I managed to catch up with Melissa Nicholson virtually to chat with her about how Kettlewell Colours have fared this past 14 months during the pandemic.
Melissa and her husband, John, founded Kettlewell Colours 17 years ago when their youngest of 3 children, Tom, was a baby. In those days Kettlewell Colours sold tee-shirts predominantly and it was John and Melissa doing everything including the picking and packing. So when Covid hit John’s first instinct was to close completely as he felt they were not an ‘essential business’ and it wouldn’t be right to be marketing colourful clothes. John is more of a realist whilst Melissa is an optimist and she felt that people would want to bring some colour into their lives as colour means happiness. We wear black at funerals for good reason. I am pleased to say that Melissa won the argument. Melissa said, “We must keep our customers in colour.” And so Kettlewell continued to operate throughout the pandemic but in a slightly different way.
They had to adapt and adhere to government rulings, so the staff, who have become Melissa and John’s extended family, were furloughed. Once again, John and Melissa had to take over all the work, including back to doing the picking and packing. This time, 17 years on, their three children joined them, and so the Kettlewell team was a bubble of five. I asked if this had been difficult to live and work together, but she admitted that it was an extraordinary time. Having all of their children around was “very special”, Melissa said, as they are now young adults, so normally they are busy with their own lives. Nevertheless, they lived together, worked together, cooked together and can now be proud that they all kept Kettlewell going. It truly is a family business.
Melissa told me that she loved doing the packing as she could then see customer choices of colour combinations. However, she was told by her kids to hurry up as she kept them waiting in the despatch department whilst she was photographing a colour combination that had caught her attention and gave her inspiration.
Colour has an energy
Melissa told me March, traditionally, is one of their busiest months as they started out as a t-shirt brand, and when Lockdown was announced mid-March 2020, sales just stopped. But quickly, it started again as Melissa felt that people needed colour to bring some sunshine and happiness into their life. Melissa said, “In adversity, women shop especially when they are overwhelmed by the news and shopping is a distraction so whether they have had their colours done or not, women are attracted to colour.”
“People have gone bonkers for neon colours”
I asked Melissa if people’s choices had changed. Melissa said that she introduced neon colours to the range as a trial, and it sold out in a week. She thinks people have changed, and “there will be more colour in peoples wardrobes as people seem more willing to try colour.”
“Once you start embracing colour and have tried new colour combinations and received compliments, you will carry on as it has given you self-confidence. It is all about finding your happy colours.”
Kettlewell Colours is a little different to other brands
“It is not high fashion; we are not reinventing the wheel; it is about building your wardrobe, finding that style that suits you and injecting some colour.”
An example of this is their Lulu top, a fitted under layer with a floaty overlayer that is extremely popular as it hides all lumps and bumps and is very feminine. So Melissa keeps the Lulu in the Kettlewell collection, but she will add some new colours each season. I have to admit to owning three Lulu tops for Melissa’s reasons; it suits me, so I add a new colour rather than trying to find a new style. The other wonderful thing about Kettlewell is the cotton jersey that they use is so soft, washes brilliantly, and my 4-year-old Lulu still looks as good as new.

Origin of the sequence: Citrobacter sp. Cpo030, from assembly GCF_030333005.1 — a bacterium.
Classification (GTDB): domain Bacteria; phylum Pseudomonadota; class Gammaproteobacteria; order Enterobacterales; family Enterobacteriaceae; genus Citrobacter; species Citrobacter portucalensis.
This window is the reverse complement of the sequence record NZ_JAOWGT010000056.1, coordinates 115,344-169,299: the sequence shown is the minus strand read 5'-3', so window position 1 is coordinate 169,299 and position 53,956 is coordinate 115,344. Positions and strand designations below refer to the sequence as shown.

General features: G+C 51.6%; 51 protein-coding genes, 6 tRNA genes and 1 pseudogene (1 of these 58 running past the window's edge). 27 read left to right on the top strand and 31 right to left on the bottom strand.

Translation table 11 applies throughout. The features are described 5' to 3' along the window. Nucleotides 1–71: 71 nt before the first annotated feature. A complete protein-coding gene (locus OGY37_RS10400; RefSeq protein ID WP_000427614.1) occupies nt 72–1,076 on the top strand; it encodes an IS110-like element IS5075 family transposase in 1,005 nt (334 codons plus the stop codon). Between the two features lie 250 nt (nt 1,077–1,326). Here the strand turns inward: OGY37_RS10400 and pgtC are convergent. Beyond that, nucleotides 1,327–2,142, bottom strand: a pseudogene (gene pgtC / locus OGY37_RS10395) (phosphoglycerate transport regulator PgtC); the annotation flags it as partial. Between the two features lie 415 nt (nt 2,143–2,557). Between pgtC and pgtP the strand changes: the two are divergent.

Brexit & the Pandemic
Kettlewell Colours has been a successful online business for some time; however, their customer base is growing. Brexit has had its knock-on effects as shipping goods to Europe is uncertain regarding charges, and Kettlewell wants to give their European customers one set price.
The pandemic has also had a knock-on effect with production as their factories in Portugal are mostly female workers, so when schools closed, the women had to go home to look after their children. Of course, this was the same with the whole supply chain; the dye houses and every part of production crashed. Melissa said, “we had the sales but couldn’t get delivery of the stock. Finally, when our factories did ship, it was compounded by new customs regulations as some boxes came through fairly quickly and other boxes got delayed. So we couldn’t even tell our customers that their order would be with us by a certain date as we didn’t know which sizes and colours would clear customs by what date.”
Over the years, our clothes manufacturing businesses have closed in this country. Their own factory is something that Melissa and John would love to develop, even if just for repeat orders. However, whilst they are always looking to the future, that idea has to be on hold as they have recently expanded into the US, and it has been very popular. Free shipping on orders over $100 has meant that Americans have welcomed the Kettlewell range. Melissa thinks the concept of over 300 colours and marketing via a colour palette, i.e. within your seasonal range, has really appealed to this market.
John and Melissa Nicholson’s next step is to launch a website in Germany as soon as they can offer customers a fixed price to include shipping.
My final wish is that Kettlewell Colours will start producing tops for men as my husband loves beautiful colours in his wardrobe, as do so many of his friends. Just to say Melissa agrees, so watch this space……